Tuesday, March 27

The Messenger by Siri Mitchell

Hannah Sunderland felt content in her embrace of the Quaker faith... until her twin brother joined the Colonial cause and ended up in jail. She longs to bring some measure of comfort to him in the squalid prison, but her faith forbids it. The Friends believe that they are not to take sides, not to take up arms. She is not allowed to visit him, even if she were able to secure a pass.

Jeremiah Jones, a Colonial spy, needs access to the jail to help rescue men important to the cause. Upon meeting Hannah, a plan begins to develop. Who would suspect a pious Quaker visiting a loved one?

But Jeremiah is unprepared for Hannah, for her determination to do right, to not lie. How can one be a spy and not lie? Hannah, in turn, is surprised by Jeremiah... for the way he forces her to confront her own beliefs, for the sensitivity and concern that he shows her despite the wounds he still carries.

In a time of war, can two unlikely heroes find the courage to act?

Siri Mitchell is the author of nearly a dozen novels, among them the critically acclaimed Christy Award finalists Chateau of Echoes and The Cubicle Next Door. A graduate of the University of Washington with a degree in business, she has worked in many different levels of government. As military spouse, she has lived in places as varied as Tokyo and Paris. Siri currently lives in the DC-metro area. Visit www.sirimitchell.com.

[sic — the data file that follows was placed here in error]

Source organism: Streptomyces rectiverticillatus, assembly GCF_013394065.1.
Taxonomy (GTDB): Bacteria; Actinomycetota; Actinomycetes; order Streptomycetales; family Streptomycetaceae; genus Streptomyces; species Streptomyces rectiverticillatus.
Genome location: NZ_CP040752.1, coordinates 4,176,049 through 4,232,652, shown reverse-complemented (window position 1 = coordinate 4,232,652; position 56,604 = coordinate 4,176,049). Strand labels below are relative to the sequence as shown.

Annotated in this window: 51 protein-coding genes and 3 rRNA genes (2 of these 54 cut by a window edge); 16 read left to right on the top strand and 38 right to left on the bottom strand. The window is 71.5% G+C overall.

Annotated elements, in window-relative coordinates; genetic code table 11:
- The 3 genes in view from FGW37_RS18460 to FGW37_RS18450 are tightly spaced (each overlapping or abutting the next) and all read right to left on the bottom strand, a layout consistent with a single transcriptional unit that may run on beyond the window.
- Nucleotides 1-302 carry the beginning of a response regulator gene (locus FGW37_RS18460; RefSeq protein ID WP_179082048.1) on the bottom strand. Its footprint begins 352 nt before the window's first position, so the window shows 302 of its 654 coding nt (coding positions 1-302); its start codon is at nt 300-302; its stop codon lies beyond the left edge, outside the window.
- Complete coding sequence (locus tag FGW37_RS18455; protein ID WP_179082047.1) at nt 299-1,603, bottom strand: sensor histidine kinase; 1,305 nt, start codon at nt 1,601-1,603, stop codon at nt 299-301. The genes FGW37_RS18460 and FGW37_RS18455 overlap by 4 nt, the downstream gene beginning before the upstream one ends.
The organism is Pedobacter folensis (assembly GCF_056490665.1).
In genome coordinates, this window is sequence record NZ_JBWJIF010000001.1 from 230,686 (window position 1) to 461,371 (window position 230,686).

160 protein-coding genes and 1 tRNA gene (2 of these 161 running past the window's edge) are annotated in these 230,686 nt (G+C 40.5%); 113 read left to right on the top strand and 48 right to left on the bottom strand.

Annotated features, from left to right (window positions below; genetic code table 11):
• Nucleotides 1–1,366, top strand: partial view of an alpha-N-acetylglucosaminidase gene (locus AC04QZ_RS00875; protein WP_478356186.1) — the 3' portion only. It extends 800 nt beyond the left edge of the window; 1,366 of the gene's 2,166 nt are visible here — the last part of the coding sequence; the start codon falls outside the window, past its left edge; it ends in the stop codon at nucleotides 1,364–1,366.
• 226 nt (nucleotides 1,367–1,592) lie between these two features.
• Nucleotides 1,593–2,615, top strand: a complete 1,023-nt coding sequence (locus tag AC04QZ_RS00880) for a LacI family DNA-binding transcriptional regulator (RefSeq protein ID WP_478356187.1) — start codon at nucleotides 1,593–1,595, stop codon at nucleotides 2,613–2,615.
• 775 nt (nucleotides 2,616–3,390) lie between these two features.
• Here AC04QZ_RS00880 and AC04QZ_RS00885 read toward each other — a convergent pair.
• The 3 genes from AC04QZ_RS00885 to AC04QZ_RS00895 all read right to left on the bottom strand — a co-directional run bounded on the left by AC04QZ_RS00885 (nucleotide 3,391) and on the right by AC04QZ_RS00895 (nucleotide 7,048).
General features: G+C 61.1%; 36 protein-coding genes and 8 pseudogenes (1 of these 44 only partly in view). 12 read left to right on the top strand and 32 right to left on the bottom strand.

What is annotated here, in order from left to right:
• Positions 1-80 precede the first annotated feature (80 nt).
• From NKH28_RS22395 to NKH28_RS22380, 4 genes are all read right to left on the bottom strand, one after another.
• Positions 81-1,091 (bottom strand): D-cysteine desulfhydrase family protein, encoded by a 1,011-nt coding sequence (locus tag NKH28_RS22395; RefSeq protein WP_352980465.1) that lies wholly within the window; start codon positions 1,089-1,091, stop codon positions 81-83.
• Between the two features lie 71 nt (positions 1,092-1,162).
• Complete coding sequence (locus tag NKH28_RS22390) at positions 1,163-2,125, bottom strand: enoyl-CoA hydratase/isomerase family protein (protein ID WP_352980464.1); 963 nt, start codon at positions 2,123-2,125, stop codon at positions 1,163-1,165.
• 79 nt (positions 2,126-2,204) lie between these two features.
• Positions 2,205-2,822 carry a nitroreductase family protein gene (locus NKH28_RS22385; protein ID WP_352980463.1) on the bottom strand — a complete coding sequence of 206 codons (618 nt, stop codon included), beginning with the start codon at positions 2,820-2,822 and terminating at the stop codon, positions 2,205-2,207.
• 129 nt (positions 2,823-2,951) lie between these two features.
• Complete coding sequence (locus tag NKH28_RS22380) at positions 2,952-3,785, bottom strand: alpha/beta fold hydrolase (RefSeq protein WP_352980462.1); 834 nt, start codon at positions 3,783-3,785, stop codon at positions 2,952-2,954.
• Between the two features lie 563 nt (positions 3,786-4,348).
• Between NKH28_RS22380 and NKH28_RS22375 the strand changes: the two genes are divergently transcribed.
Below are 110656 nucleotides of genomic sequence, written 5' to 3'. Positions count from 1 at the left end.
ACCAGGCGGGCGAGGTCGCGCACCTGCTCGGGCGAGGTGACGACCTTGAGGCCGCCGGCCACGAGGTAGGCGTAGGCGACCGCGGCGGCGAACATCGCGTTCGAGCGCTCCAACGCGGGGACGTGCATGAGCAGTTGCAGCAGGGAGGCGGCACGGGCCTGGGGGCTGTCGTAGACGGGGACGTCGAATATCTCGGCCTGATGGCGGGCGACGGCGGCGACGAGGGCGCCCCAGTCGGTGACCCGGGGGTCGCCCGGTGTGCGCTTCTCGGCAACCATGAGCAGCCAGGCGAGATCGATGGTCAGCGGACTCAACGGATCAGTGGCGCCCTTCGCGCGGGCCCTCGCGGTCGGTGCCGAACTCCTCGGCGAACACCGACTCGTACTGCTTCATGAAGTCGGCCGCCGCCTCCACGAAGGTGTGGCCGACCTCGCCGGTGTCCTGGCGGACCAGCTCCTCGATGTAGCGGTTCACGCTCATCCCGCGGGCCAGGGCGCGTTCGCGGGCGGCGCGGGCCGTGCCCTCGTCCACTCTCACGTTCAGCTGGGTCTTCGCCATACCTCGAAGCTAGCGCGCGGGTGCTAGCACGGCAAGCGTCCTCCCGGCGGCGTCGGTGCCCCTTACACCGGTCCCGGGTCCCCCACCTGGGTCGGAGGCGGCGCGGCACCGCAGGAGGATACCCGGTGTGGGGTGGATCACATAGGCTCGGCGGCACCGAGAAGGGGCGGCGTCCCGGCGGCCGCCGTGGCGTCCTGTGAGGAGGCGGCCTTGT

Siri Mitchell writes captivating novels about important and unfortunate times in history, and The Messenger is no exception. The research done for this particular novel was extremely thorough, and her depiction of the unfairness of the times was brutally honest.

Hannah's heart was torn. She had always believed that her Quaker faith was the perfect way of life. When she was confronted with the unfairness of men imprisoned simply because of their beliefs, she couldn't turn her back on them. The Quakers believed that they were not to choose sides or take up arms, and she found herself doing exactly the opposite.

I loved the character of Jeremiah, the local tavern owner. He had the biggest heart for those less fortunate, and he would stop at nothing to help anyone in need. In desperation to help the imprisoned men, he somehow convinced Hannah to help him out, even though it went against everything that she believe in.

Just picturing Hannah, the meek and quiet Quaker girl, becoming a spy is such an unusual and unexpected plot, that it had me intrigued from the beginning of this book. I couldn't quite figure out how this would work out, but the story is very believable, and filled with danger and uncertainty. An unlikely romance in this novel was the proverbial icing on the cake, and it was a delight from start to finish.

Disclosure: Book has been provided courtesy of Baker Publishing Group and Graf-Martin Communications, Inc. Available at your favourite bookseller from Bethany House, a division of Baker Publishing Group.

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